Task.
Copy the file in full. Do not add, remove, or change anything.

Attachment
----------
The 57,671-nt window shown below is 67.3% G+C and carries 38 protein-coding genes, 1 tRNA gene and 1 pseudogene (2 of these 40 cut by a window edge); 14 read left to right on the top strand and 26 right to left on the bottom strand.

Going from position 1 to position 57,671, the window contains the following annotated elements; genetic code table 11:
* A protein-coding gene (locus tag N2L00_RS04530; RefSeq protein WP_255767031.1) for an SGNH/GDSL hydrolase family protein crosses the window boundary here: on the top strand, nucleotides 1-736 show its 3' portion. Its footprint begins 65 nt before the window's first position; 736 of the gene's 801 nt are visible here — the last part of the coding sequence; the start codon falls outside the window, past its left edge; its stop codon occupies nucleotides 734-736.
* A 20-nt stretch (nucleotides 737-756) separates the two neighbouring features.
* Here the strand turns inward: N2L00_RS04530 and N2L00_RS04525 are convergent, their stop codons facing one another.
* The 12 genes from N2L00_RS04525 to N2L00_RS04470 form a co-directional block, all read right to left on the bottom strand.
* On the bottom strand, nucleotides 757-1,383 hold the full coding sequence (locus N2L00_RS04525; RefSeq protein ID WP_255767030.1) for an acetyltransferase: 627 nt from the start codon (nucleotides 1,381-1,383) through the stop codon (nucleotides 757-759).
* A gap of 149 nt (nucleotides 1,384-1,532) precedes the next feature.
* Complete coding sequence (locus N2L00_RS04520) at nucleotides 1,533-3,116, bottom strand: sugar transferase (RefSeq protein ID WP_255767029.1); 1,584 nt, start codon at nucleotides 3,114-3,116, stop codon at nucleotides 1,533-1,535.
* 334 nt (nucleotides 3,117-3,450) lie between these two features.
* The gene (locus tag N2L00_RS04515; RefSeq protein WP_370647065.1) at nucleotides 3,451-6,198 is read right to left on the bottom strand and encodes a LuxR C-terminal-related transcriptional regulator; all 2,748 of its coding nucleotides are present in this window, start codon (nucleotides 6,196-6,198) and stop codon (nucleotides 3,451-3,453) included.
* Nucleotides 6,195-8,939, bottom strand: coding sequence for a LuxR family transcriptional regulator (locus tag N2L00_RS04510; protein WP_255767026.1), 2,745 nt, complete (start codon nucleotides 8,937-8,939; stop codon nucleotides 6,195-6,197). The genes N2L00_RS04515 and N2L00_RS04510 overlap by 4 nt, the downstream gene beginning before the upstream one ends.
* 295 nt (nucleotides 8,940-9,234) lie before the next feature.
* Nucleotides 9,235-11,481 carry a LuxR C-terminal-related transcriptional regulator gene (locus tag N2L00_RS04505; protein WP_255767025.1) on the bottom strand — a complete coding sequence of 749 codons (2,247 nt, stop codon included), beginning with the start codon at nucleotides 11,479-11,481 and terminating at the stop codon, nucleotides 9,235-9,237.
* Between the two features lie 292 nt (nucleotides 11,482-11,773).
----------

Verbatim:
The 57,671-nt window shown below is 67.3% G+C and carries 38 protein-coding genes, 1 tRNA gene and 1 pseudogene (2 of these 40 cut by a window edge); 14 read left to right on the top strand and 26 right to left on the bottom strand.

Going from position 1 to position 57,671, the window contains the following annotated elements; genetic code table 11:
* A protein-coding gene (locus tag N2L00_RS04530; RefSeq protein WP_255767031.1) for an SGNH/GDSL hydrolase family protein crosses the window boundary here: on the top strand, nucleotides 1-736 show its 3' portion. Its footprint begins 65 nt before the window's first position; 736 of the gene's 801 nt are visible here — the last part of the coding sequence; the start codon falls outside the window, past its left edge; its stop codon occupies nucleotides 734-736.
* A 20-nt stretch (nucleotides 737-756) separates the two neighbouring features.
* Here the strand turns inward: N2L00_RS04530 and N2L00_RS04525 are convergent, their stop codons facing one another.
* The 12 genes from N2L00_RS04525 to N2L00_RS04470 form a co-directional block, all read right to left on the bottom strand.
* On the bottom strand, nucleotides 757-1,383 hold the full coding sequence (locus N2L00_RS04525; RefSeq protein ID WP_255767030.1) for an acetyltransferase: 627 nt from the start codon (nucleotides 1,381-1,383) through the stop codon (nucleotides 757-759).
* A gap of 149 nt (nucleotides 1,384-1,532) precedes the next feature.
* Complete coding sequence (locus N2L00_RS04520) at nucleotides 1,533-3,116, bottom strand: sugar transferase (RefSeq protein ID WP_255767029.1); 1,584 nt, start codon at nucleotides 3,114-3,116, stop codon at nucleotides 1,533-1,535.
* 334 nt (nucleotides 3,117-3,450) lie between these two features.
* The gene (locus tag N2L00_RS04515; RefSeq protein WP_370647065.1) at nucleotides 3,451-6,198 is read right to left on the bottom strand and encodes a LuxR C-terminal-related transcriptional regulator; all 2,748 of its coding nucleotides are present in this window, start codon (nucleotides 6,196-6,198) and stop codon (nucleotides 3,451-3,453) included.
* Nucleotides 6,195-8,939, bottom strand: coding sequence for a LuxR family transcriptional regulator (locus tag N2L00_RS04510; protein WP_255767026.1), 2,745 nt, complete (start codon nucleotides 8,937-8,939; stop codon nucleotides 6,195-6,197). The genes N2L00_RS04515 and N2L00_RS04510 overlap by 4 nt, the downstream gene beginning before the upstream one ends.
* 295 nt (nucleotides 8,940-9,234) lie before the next feature.
* Nucleotides 9,235-11,481 carry a LuxR C-terminal-related transcriptional regulator gene (locus tag N2L00_RS04505; protein WP_255767025.1) on the bottom strand — a complete coding sequence of 749 codons (2,247 nt, stop codon included), beginning with the start codon at nucleotides 11,479-11,481 and terminating at the stop codon, nucleotides 9,235-9,237.
* Between the two features lie 292 nt (nucleotides 11,482-11,773).